This is part II of Ed Stacey’s interview with Dr Jacquelyn Schneider on cyber strategy for Strife’s Offensive Cyber Series. You can find part I here.
ES: You mentioned earlier your writing about this idea of a no first use policy with regards to strategic cyber attacks. I was wondering if you could speak a little to how that might help to limit escalation and maintain stability in cyberspace?
JS: One of the biggest hypocrisies, or logical inconsistencies, that is resident in US cyber strategy is this ambiguity about what they are willing to do offensively and yet they also say: do not dare attack our critical infrastructure or do not dare hurt our civilians. And so, if the US does not say that they are not going attack critical infrastructure, what are the incentives for other states to not attack critical infrastructure or how do they know that the US is not going to lump these attacks into defend forward?
So I use the term no first use, which I stole from the nuclear world and has its own connotations, but really what I am advocating for is declaratory restraint at the strategic level. States like the US, the UK and others can say: we do not think it is appropriate for states to attack critical infrastructure and create strategic effects against civilian populations. We have seen this type of attack in war and we know that it is ethically fraught and not usually very useful, so we are not going to do it. Now that does not mean that we are going to accept when other people do it to us, but we just want them to know that this is off the table for us.
Now if we are in a full-blown conflict and our opponent is intermingling their civilian infrastructure with their conventional or nuclear arsenal, then we might attack that. But as a rule if they are not entangling these things and we are not in a violent conflict, then we are going to say that those are off the table.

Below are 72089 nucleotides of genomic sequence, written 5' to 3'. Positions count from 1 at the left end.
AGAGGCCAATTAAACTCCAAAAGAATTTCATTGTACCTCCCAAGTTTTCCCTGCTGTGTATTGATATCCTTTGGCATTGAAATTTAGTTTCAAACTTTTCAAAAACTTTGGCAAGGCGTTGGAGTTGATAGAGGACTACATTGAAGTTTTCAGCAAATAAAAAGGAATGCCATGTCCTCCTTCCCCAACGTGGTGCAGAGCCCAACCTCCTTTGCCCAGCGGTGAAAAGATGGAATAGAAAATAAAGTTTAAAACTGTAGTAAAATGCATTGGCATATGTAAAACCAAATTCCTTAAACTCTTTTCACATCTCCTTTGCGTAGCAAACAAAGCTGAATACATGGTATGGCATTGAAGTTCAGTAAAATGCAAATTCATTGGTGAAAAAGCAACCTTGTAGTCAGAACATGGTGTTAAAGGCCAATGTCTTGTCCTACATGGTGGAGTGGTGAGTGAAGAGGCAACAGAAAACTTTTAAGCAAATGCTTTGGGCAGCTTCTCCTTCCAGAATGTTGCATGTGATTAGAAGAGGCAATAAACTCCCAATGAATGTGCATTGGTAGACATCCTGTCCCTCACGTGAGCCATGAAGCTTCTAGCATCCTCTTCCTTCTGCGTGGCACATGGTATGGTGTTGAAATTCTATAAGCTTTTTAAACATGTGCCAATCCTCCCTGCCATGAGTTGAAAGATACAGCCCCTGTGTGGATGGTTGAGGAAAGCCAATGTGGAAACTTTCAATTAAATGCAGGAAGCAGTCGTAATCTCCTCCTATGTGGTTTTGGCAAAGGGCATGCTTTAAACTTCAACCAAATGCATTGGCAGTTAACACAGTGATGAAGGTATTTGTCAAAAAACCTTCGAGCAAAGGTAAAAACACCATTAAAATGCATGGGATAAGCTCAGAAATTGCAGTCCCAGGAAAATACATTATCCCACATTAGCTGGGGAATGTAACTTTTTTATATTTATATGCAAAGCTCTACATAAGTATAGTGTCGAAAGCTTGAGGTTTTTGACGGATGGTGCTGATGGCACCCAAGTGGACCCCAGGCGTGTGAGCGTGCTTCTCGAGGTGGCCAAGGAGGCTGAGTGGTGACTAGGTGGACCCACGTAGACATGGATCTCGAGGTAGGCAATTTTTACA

People worry that adopting this policy would handcuff the US, for example, or whichever state adopts it. But strategic cyber attacks are a really high threshold – these are attacks on critical infrastructure or nuclear infrastructure that cause significant violence to civilian populations. That is a pretty high bar. I am not talking about military infrastructures; it is a relatively defined group of targets that we are saying we are not going to attack.
But I think, in general, states like the US, the UK, France, Germany, Japan – typical allies of the US – are not the type of states that are going to attack critical infrastructure anyway. There is a sense that this is something that is not above board, that it is not viable or something that a liberal democratic state should do, especially prior to a conflict. I do not think that these states are going to do it anyway, so why not get credit for it? If you are already restraining yourself, why not get credit for it?
The other thing is that these types of attacks are actually relatively difficult to conduct and it is hard to see how strategically useful they are. This goes back to the idea that attacking civilian populations is going to decrease their desire to continue conflict. And the empirical evidence on this is mixed because sometimes you push too far, you escalate and get rally round the flag effects. So strategically this is not of great use to states like the US anyway.
That policy then allows the US to be more assertive and risk acceptant with lower level cyber attacks, where you are attacking other states’ offensive cyber infrastructure, with less worry about things escalating to a more violent conflict or a strategic cyber attack.